I see the RO and walk over to talk to him. I say "how's it going?" and he says "You know, the course deserves some of the blame for the pace of play, but the players do too." We make small talk for a few more seconds and he says "you know, that other coach complained to me about you. I talked to him. If he takes it to the Committee, they can deal with it, but I listened to him and chose to ignore it." I said "ha ha, yeah, it wasn't helped by the situation on the first hole, but I had timed him and it was the three minutes on my timer AND the time he had been searching before that. Plus a little after. Sucks that he found his ball not too long after, though. The kid is cool with it, though." He said "yeah, I told him if it's over 3:00, then it's lost." I said "Well, he said 'they're here for an experience' and 'they're just going to have to wait on the next tee.' too." The RO said "he said that?" I said "yeah, and he said 'if that's how you want to play things, that's on you buddy'." The RO said "you know, I'm sick of the rules officials or people who know the rules being the bad guys while the people who want to cheat are the victims." I said "I'd told him the same thing!" The RO said "You know what I would have said if someone kept a timer for me, and told me when time was up? I'd have said THANK YOU to that person, especially if they knew what they were doing." I said "I'm actually a USGA official as well, just obviously not for this event…" and he cut me off to say "then, yeah, screw that guy. Play by the rules."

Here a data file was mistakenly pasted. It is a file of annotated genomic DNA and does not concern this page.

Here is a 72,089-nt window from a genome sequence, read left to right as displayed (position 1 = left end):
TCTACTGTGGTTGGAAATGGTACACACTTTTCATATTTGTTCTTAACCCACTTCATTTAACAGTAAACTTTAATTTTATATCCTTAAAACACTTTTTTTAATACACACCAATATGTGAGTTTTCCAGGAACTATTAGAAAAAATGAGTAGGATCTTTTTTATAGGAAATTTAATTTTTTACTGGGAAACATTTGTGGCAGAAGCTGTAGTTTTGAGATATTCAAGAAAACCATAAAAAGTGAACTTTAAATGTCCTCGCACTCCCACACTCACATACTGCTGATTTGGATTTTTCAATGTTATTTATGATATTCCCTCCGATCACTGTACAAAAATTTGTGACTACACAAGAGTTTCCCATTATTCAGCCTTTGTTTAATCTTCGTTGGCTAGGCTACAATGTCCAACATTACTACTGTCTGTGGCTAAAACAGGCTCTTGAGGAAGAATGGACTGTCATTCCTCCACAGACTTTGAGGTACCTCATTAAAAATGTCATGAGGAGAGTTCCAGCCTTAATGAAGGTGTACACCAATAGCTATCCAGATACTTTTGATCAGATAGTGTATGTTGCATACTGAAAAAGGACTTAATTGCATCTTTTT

First, if you made it this far and are still reading, congratulations.

Second, this coach is apparently a pretty good player, and I'd expect him to know and understand and want to follow the Rules of Golf.

Third, this is the goddamn national championship. What kind of "experience" does he want his players to have, breaching and breaking and bending the Rules of Golf? Again, the player himself seemed cool with things. It's the coach who made an ass of himself.

I joked with my players that I would have been tempted, if I had an extra copy, to wrap a copy of the Rules of Golf and put a bow on it and hand it to him on the first tee the next day. I'd have highlighted and tabbed a page re: lost balls and 3-minute searches. And I'd have said something like "just thought you might want some nice summer reading in case your boys make it back here next year" or something.

I know that the 3:00 search rule is probably one of the most violated rules.